Travel and Poison – What’s the Connection? 

Holidays usually mean school breaks, and for some travel, which brings changes to daily household routines. Although you may take great pains to make your home a safe place for your child, the Indiana Poison Center would like to remind you that during vacation time the risk of poisoning increases. “Vacations are a time to relax but parents need to remember that an unsupervised child is more at risk for poisoning and other injuries”. This applies not only when a child is traveling with his or her family but also when guests visit the child’s home. Medications that are usually locked away at home may be more accessible while traveling in a vehicle or staying in a hotel room. Visitors to your home may not be used to having young children around and may leave dangerous items in suitcases and other places within easy reach of children.

The Indiana Poison Center offers the following tips for a poison-safe summer:

At home:

  • Give guests a safe place such as a cabinet that locks or a tackle box with a padlock to store medicine and other potentially dangerous items during their visit. Remind them not to leave these items in suitcases and handbags where children can easily find them. Be especially vigilant about daily pill containers. These containers are rarely child-resistant and pose a particular risk to young children since they give access to multiple medications at one time.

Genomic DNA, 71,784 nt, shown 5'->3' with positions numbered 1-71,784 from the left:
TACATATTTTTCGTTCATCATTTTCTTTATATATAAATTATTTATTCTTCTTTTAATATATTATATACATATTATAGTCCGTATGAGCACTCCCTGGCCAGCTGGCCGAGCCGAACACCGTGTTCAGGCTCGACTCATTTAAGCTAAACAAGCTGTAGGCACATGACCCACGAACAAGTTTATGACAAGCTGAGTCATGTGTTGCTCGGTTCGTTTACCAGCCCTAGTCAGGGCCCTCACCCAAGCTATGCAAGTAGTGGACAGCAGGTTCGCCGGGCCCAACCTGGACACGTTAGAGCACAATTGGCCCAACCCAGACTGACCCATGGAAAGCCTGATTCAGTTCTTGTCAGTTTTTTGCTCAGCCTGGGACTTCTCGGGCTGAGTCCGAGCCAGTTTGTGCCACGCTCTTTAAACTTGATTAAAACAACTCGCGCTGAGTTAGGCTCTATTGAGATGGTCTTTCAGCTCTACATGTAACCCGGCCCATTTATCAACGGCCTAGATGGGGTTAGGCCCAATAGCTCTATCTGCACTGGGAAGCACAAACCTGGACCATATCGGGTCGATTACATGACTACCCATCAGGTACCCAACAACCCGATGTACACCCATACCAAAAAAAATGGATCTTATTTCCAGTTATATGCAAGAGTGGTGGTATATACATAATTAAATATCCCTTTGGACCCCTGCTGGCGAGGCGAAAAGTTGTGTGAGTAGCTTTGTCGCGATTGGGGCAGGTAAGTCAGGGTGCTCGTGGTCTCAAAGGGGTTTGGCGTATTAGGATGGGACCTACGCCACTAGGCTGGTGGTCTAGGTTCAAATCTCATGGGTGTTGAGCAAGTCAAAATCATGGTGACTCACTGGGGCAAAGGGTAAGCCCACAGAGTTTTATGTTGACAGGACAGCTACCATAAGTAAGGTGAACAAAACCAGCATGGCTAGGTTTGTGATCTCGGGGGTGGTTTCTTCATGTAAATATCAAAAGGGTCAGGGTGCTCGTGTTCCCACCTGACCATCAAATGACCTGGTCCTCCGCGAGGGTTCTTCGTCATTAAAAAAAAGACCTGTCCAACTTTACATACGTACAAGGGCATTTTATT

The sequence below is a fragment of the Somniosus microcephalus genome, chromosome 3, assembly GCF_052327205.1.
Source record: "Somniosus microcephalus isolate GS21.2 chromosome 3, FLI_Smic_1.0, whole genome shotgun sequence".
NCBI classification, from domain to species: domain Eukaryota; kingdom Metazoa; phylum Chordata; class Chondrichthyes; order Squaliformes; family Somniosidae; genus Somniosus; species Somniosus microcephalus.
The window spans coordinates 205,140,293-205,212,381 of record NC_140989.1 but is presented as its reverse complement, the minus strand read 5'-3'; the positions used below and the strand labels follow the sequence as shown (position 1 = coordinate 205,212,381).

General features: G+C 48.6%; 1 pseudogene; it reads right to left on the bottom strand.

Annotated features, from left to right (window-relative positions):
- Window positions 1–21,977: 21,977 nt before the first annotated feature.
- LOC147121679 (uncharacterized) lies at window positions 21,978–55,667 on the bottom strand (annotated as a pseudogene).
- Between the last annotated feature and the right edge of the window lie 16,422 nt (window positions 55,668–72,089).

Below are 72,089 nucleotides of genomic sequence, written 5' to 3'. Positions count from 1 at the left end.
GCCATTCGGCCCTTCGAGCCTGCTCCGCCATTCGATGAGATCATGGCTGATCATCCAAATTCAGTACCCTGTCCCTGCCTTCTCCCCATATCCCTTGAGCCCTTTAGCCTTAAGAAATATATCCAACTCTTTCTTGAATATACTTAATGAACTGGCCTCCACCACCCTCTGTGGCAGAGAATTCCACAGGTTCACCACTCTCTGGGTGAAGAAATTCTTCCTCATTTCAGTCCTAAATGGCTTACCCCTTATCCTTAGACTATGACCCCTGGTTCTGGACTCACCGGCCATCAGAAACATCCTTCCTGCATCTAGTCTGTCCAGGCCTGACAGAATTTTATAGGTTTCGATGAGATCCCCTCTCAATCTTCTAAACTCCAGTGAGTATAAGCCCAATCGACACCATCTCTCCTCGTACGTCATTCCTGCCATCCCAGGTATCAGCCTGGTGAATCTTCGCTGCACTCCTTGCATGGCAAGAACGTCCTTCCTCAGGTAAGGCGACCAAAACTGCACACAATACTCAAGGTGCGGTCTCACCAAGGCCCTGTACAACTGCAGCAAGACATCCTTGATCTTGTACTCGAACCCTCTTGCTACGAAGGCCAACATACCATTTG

• Remind visitors that children love to imitate adults. Ask them to take their medication where children can’t watch.
  • Be sure that one person is responsible for watching each child. It’s easy for children to find medicines and poisons if everyone thinks someone else is paying attention.

On the road:

  • Keep medicines locked up in a suitcase or other container. A tackle box with a padlock works especially well for road trips.
  • Remember to remove potential poisons from handbags and diaper bags and keep them out of reach of children. Items such as medications, sunscreen and baby powder could become a problem if eaten by a curious child.
  • Take the poison center phone number with you. Call 1-800-222-1222 from any place in the United States to reach the local poison center, 24 hours a day.

Away from home:

  • Poison-proof any place where you stay. Lock medicines and household products away from children. Use child-resistant packaging on medicines and household products, keeping in mind that these containers are not childproof.
  • Remind others to lock medicines and household products away from children and to return these items to safe storage immediately after use.
  • Remember to keep house and garden plants, ashtrays and alcoholic beverages out of reach of young children.
  • Check for other safety features such as outlet covers, gates at the tops and bottom of stairs, window blind cords, etc.

 

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